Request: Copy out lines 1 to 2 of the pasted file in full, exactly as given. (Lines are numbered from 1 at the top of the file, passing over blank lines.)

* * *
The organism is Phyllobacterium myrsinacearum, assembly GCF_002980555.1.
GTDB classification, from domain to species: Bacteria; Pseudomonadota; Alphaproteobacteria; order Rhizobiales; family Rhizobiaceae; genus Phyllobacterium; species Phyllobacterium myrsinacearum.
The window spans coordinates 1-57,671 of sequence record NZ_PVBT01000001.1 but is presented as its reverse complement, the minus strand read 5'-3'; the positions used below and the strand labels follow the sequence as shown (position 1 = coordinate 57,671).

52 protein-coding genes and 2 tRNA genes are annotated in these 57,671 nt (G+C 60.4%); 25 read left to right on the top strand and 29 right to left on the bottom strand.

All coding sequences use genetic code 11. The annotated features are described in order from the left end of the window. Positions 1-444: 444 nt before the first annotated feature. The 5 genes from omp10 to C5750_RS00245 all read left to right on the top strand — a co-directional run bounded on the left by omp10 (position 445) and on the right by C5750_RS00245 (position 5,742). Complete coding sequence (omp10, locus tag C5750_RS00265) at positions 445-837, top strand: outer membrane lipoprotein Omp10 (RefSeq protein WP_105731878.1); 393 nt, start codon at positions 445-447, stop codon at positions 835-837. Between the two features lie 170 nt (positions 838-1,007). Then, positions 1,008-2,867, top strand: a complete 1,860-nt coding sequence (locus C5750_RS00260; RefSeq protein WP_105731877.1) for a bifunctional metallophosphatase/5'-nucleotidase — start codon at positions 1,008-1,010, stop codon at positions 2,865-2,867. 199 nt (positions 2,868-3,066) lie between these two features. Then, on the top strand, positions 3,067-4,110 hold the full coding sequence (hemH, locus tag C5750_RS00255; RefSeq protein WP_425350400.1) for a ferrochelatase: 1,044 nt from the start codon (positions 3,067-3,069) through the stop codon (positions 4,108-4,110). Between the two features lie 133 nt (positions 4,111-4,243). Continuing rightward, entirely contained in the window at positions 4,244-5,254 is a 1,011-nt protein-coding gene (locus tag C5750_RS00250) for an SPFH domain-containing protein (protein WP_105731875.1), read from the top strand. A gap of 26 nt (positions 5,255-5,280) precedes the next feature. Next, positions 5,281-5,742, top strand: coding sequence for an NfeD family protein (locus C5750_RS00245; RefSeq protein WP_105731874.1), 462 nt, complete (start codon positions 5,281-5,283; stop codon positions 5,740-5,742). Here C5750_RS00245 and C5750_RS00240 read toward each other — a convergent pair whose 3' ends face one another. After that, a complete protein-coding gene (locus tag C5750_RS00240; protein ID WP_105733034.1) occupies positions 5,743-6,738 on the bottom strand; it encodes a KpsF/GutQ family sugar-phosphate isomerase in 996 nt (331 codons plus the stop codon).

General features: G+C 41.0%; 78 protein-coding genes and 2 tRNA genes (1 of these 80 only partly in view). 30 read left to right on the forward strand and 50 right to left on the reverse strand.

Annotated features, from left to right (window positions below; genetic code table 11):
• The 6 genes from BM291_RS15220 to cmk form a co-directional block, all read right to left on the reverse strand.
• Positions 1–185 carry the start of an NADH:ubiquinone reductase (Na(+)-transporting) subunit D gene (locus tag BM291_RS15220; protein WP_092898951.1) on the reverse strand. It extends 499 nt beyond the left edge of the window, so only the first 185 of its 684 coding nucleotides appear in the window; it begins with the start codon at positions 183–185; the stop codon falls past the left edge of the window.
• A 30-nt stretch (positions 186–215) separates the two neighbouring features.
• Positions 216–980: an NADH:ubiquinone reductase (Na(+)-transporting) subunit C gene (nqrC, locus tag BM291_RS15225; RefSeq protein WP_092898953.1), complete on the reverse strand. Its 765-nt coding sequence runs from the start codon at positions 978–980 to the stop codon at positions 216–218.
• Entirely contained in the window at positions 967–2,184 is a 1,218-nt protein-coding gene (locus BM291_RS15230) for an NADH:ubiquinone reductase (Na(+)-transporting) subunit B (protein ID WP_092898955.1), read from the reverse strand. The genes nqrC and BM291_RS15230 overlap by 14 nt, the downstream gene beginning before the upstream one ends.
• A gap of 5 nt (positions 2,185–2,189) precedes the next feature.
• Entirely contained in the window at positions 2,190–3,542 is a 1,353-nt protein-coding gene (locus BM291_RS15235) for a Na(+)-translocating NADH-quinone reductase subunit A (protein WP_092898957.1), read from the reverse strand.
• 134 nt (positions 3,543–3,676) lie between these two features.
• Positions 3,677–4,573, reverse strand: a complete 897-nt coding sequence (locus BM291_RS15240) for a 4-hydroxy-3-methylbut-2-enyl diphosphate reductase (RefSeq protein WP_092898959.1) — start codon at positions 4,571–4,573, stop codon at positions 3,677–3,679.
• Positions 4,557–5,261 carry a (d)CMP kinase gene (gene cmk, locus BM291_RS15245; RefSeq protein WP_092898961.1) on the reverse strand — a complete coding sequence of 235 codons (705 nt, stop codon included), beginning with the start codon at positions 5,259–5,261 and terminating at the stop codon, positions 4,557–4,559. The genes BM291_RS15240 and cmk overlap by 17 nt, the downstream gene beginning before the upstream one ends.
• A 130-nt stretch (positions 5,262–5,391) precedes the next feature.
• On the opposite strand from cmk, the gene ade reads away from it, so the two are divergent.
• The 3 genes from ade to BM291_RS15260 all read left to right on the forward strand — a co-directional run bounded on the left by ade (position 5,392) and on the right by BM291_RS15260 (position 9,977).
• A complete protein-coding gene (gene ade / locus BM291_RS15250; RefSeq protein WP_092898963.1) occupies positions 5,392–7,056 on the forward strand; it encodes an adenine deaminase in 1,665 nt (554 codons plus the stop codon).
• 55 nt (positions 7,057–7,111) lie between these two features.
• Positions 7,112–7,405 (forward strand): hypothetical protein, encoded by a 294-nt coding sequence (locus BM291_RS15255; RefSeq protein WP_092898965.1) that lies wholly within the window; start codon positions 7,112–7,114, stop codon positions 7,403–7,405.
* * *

The organism is Phyllobacterium myrsinacearum, assembly GCF_002980555.1.
GTDB classification, from domain to species: Bacteria; Pseudomonadota; Alphaproteobacteria; order Rhizobiales; family Rhizobiaceae; genus Phyllobacterium; species Phyllobacterium myrsinacearum.